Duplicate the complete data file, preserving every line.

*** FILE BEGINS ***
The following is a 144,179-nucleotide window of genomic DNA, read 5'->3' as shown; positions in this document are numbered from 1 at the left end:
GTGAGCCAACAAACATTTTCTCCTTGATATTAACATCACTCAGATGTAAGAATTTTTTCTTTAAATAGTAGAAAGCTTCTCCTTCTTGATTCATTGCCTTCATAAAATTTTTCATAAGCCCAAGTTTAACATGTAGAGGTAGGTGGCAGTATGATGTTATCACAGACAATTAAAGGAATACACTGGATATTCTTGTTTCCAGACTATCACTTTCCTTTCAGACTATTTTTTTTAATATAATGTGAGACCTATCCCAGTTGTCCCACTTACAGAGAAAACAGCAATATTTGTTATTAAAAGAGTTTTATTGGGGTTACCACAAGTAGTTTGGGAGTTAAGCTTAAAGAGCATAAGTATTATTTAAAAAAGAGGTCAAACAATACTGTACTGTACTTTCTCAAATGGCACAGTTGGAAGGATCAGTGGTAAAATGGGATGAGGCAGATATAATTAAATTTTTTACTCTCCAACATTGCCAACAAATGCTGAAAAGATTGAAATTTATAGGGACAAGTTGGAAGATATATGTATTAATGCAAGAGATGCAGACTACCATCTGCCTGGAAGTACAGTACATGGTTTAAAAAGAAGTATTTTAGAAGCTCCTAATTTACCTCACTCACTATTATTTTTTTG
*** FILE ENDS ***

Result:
The following is a 144,179-nucleotide window of genomic DNA, read 5'->3' as shown; positions in this document are numbered from 1 at the left end:
GTGAGCCAACAAACATTTTCTCCTTGATATTAACATCACTCAGATGTAAGAATTTTTTCTTTAAATAGTAGAAAGCTTCTCCTTCTTGATTCATTGCCTTCATAAAATTTTTCATAAGCCCAAGTTTAACATGTAGAGGTAGGTGGCAGTATGATGTTATCACAGACAATTAAAGGAATACACTGGATATTCTTGTTTCCAGACTATCACTTTCCTTTCAGACTATTTTTTTTAATATAATGTGAGACCTATCCCAGTTGTCCCACTTACAGAGAAAACAGCAATATTTGTTATTAAAAGAGTTTTATTGGGGTTACCACAAGTAGTTTGGGAGTTAAGCTTAAAGAGCATAAGTATTATTTAAAAAAGAGGTCAAACAATACTGTACTGTACTTTCTCAAATGGCACAGTTGGAAGGATCAGTGGTAAAATGGGATGAGGCAGATATAATTAAATTTTTTACTCTCCAACATTGCCAACAAATGCTGAAAAGATTGAAATTTATAGGGACAAGTTGGAAGATATATGTATTAATGCAAGAGATGCAGACTACCATCTGCCTGGAAGTACAGTACATGGTTTAAAAAGAAGTATTTTAGAAGCTCCTAATTTACCTCACTCACTATTATTTTTTTG